This idea of the Michigan Man, a tough one to narrow down, has come to seem like just being here would give you this distinguished title. Just like the idea that those who stay will be champions. Some, possibly, took that as a promise. As in, “Don’t worry, your championship will come in time.”

Like someone else was going to win that title for you. That’s not a Michigan Man.

This ideal, this vision of a Michigan Man, has caused our recent stumble. It was because this school needed a “Michigan Man” that we got rid of Rich Rodriguez for Hoke. That lineage was more important than skill. This idea that if we slap a moniker on someone, they have it for life, and are better suited for the job than someone without it.

Behind the idea of the Michigan Man is that this selfless person is striving for the greater good. Something beyond himself. Something more important than his own well-being. What we need is every person working and competing for the University of Michigan.

This is the aspect that we need to keep and pass on about the Michigan Man. But unfortunately, there’s more to it. There’s a stigma that all one needs is the block ‘M.’ That everything will be fine as long as you’re Michigan. Michigan expects to win. Michigan Men have a tradition of winning – the winningest program in college football.

But it was never the name that won all those games. It was never the Big House that scared the opponents. It was never the winged helmet that sent them cowering. And now it isn’t our shiny new coaching staff. What won those games and what will win them again in the future is the binder for all these facets.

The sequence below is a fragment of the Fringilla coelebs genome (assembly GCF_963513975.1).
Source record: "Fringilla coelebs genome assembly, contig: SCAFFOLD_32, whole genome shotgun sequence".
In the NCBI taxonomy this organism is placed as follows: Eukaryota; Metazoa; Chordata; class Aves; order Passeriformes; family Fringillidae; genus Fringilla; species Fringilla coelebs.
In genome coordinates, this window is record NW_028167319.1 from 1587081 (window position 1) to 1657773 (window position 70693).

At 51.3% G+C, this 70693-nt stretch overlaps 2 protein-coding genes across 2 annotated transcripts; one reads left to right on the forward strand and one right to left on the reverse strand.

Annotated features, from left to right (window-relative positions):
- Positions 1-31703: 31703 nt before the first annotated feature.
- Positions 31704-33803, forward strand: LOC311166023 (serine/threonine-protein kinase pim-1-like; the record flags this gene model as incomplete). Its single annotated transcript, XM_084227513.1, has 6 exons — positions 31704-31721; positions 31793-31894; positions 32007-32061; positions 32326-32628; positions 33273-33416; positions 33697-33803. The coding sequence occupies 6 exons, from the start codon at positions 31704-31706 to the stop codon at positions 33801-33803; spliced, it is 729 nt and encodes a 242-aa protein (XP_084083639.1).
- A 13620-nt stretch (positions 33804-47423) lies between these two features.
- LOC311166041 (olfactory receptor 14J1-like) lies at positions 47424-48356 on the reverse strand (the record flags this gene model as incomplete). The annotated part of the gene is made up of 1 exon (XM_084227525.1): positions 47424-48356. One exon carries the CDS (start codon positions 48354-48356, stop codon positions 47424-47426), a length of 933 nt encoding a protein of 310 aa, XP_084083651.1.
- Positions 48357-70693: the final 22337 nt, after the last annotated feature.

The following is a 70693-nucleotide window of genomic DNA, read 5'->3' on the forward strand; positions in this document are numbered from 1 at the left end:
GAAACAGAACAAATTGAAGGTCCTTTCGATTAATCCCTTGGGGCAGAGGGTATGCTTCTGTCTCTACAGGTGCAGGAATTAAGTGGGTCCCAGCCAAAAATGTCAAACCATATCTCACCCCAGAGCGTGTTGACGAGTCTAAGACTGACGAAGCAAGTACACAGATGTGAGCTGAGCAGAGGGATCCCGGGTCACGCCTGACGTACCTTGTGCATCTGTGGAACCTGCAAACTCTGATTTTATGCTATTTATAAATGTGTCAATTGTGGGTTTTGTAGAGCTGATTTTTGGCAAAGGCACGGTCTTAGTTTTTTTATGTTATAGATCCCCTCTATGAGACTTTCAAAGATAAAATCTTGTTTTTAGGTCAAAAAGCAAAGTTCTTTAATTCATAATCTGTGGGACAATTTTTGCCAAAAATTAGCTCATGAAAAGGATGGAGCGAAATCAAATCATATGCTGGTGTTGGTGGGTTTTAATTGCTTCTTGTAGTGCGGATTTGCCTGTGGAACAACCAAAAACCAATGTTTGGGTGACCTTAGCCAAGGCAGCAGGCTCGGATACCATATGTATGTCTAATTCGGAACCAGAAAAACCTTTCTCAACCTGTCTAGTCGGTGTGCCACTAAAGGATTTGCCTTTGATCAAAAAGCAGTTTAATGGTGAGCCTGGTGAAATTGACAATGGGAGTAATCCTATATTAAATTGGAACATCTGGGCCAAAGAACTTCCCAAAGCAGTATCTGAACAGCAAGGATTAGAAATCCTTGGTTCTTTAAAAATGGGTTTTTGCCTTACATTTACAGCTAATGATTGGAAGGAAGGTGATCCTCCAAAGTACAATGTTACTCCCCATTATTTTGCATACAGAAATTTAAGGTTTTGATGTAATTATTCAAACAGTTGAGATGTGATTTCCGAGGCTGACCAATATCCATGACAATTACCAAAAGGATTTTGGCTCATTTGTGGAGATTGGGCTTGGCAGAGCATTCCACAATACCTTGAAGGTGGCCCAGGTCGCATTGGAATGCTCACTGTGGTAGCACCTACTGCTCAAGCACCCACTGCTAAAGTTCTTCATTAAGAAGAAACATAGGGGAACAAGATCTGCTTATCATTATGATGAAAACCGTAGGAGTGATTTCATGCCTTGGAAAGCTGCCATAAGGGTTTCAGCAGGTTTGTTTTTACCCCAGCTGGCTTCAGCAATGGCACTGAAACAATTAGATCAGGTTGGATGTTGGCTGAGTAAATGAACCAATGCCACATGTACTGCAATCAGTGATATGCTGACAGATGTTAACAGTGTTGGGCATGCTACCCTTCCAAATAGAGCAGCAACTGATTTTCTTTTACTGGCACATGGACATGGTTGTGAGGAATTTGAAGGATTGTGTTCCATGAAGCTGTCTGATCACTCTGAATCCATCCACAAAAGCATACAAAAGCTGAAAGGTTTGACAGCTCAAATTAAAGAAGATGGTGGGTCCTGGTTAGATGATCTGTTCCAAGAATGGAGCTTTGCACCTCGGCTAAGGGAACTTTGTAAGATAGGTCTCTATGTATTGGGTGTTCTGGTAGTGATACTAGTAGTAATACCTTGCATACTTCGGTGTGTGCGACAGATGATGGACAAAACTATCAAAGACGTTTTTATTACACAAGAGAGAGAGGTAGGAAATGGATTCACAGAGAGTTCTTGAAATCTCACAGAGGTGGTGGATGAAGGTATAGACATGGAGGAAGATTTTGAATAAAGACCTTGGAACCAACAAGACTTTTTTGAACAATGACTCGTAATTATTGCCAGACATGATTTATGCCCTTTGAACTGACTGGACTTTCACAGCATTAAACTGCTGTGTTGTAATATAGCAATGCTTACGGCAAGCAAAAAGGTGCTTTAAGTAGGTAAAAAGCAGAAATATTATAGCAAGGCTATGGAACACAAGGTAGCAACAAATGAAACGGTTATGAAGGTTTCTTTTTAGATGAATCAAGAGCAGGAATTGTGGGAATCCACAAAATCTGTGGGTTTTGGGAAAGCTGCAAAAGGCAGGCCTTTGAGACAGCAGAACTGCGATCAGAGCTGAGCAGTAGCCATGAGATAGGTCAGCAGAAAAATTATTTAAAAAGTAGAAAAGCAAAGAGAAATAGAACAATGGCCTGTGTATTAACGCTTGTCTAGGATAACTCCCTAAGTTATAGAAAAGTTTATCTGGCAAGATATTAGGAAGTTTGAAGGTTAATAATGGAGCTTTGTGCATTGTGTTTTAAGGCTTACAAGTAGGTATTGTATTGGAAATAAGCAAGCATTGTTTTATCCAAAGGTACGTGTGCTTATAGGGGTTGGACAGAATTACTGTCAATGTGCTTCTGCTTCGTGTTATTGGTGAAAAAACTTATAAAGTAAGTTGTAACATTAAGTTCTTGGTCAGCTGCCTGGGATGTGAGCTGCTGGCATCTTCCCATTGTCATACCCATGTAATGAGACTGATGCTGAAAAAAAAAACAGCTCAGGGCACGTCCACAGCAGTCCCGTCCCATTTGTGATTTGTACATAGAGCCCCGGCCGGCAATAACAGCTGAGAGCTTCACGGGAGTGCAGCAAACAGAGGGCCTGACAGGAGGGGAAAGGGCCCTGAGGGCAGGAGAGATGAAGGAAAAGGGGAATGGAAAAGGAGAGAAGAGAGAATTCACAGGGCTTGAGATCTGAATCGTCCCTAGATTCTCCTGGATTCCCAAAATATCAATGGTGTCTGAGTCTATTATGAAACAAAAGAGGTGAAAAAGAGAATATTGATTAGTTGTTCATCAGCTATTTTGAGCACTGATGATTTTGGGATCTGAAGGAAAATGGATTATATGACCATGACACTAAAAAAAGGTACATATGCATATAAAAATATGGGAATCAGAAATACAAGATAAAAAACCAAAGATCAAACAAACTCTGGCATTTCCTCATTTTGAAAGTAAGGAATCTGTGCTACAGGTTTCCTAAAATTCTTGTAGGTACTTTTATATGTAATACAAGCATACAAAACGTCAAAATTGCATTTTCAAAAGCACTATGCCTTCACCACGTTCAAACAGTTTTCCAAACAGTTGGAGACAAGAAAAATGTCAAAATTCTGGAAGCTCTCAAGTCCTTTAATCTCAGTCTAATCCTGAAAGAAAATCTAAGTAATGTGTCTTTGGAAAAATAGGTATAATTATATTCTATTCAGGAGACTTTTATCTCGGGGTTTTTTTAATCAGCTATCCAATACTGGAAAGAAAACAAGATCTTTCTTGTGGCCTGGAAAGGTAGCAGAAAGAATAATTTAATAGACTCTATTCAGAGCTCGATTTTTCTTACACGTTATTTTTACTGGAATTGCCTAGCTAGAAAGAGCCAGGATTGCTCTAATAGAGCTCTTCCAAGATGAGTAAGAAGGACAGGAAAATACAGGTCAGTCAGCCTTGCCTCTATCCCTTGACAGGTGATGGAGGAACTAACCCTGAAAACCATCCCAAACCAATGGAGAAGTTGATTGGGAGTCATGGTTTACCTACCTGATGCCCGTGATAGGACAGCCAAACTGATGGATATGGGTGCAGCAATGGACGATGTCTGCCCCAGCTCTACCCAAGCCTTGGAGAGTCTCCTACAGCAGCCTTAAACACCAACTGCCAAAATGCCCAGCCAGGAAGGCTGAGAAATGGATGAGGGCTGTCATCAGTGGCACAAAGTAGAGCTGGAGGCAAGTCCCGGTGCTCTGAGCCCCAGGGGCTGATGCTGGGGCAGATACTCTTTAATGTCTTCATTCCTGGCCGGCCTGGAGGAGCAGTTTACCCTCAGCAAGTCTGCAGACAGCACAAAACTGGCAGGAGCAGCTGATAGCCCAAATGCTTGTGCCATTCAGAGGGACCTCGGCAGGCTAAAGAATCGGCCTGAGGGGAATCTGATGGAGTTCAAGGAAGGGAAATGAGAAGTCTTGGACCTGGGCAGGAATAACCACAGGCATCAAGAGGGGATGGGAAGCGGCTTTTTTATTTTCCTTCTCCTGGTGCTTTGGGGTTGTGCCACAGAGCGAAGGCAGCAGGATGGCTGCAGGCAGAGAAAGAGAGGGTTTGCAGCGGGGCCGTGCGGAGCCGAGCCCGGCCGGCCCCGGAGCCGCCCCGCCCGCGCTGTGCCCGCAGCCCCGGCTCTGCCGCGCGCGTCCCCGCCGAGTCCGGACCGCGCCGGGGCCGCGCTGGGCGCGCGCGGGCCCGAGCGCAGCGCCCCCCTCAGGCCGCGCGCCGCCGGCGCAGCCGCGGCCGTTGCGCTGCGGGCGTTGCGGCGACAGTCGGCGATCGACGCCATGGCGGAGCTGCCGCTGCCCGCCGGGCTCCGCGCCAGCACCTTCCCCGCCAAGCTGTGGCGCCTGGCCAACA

Toughness. Toughness was what Bo Schembechler built his program on. It’s why Harbaugh spoke out about what he believed even against all the backlash of his alma mater. Apparently it meant something to shake hands with Frank Sinatra; who knows? Around here, shaking hands with Bo meant something, but not as much as taking a jab from him, right to the sternum.

Those who stay will be champions. Back then it was hard to stay and even harder to do. Staying meant that there would be more pain to endure. Staying meant that there would be less sleep, more work, more practices and tougher practices. Quit, go ahead, we wish not one man more with which to share the glory.

It has always been the people that bring glory to the ‘M,’ never the other way around. Those who stay will be champions, but only at a place where the only options are becoming a champion or quitting. We have an opportunity to right this ship with an old heretic at its helm.

The cynicism of a once-ostracized muckraker is now the resurrection of Schembechler’s long standards. The ideals of Bo are back. The ideals of toughness over selfishness and intelligence aiding toughness and Michigan woven throughout. It’s hard to tell if we’ll have a winning team next year, but you can be sure it’ll be brimming with tough men, intelligent men, Michigan Men.

David Moosman is a 2009 LSA graduate. He played offensive line for Michigan from 2005 to 2009 under Lloyd Carr and Rich Rodriguez..